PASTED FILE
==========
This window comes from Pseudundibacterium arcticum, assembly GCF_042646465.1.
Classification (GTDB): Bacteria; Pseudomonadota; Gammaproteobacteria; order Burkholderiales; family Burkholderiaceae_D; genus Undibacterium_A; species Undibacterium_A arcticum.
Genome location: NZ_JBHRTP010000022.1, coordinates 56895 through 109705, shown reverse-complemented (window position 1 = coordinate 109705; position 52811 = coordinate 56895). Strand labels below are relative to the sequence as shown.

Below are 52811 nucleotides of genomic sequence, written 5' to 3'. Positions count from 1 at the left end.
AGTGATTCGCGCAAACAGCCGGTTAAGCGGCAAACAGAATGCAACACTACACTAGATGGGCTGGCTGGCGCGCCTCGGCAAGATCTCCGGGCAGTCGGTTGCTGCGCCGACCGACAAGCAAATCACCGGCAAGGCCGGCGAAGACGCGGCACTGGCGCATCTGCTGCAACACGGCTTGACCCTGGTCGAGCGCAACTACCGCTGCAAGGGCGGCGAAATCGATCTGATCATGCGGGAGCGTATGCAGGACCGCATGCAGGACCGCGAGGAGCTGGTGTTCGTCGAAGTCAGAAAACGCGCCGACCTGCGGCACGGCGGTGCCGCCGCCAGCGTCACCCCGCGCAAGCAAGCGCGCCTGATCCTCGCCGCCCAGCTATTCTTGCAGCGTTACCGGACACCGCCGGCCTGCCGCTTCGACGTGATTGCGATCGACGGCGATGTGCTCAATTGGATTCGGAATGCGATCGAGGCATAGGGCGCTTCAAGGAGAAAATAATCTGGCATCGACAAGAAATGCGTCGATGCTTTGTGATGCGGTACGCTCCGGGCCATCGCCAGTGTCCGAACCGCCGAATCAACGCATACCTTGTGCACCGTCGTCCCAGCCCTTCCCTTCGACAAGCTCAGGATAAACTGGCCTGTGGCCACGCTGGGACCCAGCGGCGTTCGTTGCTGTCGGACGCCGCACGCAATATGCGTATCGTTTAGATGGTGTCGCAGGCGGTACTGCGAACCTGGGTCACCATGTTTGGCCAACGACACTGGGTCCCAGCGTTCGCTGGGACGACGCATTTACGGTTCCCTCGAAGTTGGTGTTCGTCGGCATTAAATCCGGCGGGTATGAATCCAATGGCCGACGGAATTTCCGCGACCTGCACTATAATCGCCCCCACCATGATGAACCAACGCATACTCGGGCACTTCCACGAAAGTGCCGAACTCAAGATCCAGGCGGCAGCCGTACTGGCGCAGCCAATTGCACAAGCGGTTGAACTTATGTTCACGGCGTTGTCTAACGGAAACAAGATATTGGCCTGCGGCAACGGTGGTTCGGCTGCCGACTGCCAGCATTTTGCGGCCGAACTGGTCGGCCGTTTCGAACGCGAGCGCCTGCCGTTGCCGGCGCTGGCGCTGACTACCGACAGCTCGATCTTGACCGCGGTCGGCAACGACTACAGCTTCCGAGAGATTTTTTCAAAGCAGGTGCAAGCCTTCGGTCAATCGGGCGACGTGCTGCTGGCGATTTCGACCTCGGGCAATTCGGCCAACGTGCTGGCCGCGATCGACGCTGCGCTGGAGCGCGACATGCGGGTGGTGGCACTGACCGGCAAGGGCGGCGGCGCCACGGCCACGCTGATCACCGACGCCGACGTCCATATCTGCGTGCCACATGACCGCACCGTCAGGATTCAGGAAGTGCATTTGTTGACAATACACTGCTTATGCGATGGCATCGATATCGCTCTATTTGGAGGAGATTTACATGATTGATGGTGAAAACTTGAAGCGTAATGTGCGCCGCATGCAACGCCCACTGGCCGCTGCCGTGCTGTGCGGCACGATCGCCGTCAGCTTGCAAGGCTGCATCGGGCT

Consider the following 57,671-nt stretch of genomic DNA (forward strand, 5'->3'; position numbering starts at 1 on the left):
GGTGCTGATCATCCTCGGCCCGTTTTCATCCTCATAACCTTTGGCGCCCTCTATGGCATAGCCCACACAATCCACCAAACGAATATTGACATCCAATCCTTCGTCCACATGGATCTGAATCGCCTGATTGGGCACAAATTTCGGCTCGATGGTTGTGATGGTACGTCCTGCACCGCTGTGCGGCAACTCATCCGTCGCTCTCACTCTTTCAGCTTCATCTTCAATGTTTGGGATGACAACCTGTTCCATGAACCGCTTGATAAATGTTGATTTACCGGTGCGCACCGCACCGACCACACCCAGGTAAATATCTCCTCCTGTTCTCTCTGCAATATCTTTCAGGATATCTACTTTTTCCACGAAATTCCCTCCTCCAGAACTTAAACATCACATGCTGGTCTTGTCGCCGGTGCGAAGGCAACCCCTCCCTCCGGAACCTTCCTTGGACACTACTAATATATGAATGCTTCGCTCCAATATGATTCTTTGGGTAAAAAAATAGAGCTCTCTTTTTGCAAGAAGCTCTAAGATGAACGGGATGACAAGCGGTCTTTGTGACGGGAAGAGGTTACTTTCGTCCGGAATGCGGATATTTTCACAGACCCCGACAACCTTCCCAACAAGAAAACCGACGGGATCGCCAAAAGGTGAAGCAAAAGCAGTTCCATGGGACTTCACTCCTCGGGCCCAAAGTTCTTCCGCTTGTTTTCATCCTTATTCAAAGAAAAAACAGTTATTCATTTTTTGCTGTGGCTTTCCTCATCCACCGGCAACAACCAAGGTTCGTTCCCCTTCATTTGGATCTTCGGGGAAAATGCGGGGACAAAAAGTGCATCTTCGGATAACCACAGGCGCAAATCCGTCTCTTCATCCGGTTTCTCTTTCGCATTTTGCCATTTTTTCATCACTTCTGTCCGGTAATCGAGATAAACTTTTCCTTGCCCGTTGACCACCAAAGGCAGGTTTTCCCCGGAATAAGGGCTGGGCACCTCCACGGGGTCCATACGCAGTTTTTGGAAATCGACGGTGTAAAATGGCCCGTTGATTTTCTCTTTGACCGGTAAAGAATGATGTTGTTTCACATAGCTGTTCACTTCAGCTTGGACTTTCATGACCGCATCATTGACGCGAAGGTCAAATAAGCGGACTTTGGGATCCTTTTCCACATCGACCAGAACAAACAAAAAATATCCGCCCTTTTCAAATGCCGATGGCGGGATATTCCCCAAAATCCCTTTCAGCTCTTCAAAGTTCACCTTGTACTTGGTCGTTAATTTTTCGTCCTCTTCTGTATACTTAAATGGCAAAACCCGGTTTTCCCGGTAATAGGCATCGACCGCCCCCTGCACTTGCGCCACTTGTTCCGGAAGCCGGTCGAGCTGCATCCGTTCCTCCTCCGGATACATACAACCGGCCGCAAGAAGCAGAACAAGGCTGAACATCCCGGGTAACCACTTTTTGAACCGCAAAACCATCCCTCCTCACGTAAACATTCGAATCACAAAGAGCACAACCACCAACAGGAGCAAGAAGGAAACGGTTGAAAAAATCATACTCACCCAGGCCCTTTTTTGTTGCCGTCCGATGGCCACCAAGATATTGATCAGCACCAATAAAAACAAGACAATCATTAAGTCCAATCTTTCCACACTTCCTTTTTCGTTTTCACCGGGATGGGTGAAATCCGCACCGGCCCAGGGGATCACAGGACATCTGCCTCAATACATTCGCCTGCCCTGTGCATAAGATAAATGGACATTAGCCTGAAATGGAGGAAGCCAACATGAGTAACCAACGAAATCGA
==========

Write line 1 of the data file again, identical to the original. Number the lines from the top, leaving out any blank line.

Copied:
This window comes from Pseudundibacterium arcticum, assembly GCF_042646465.1.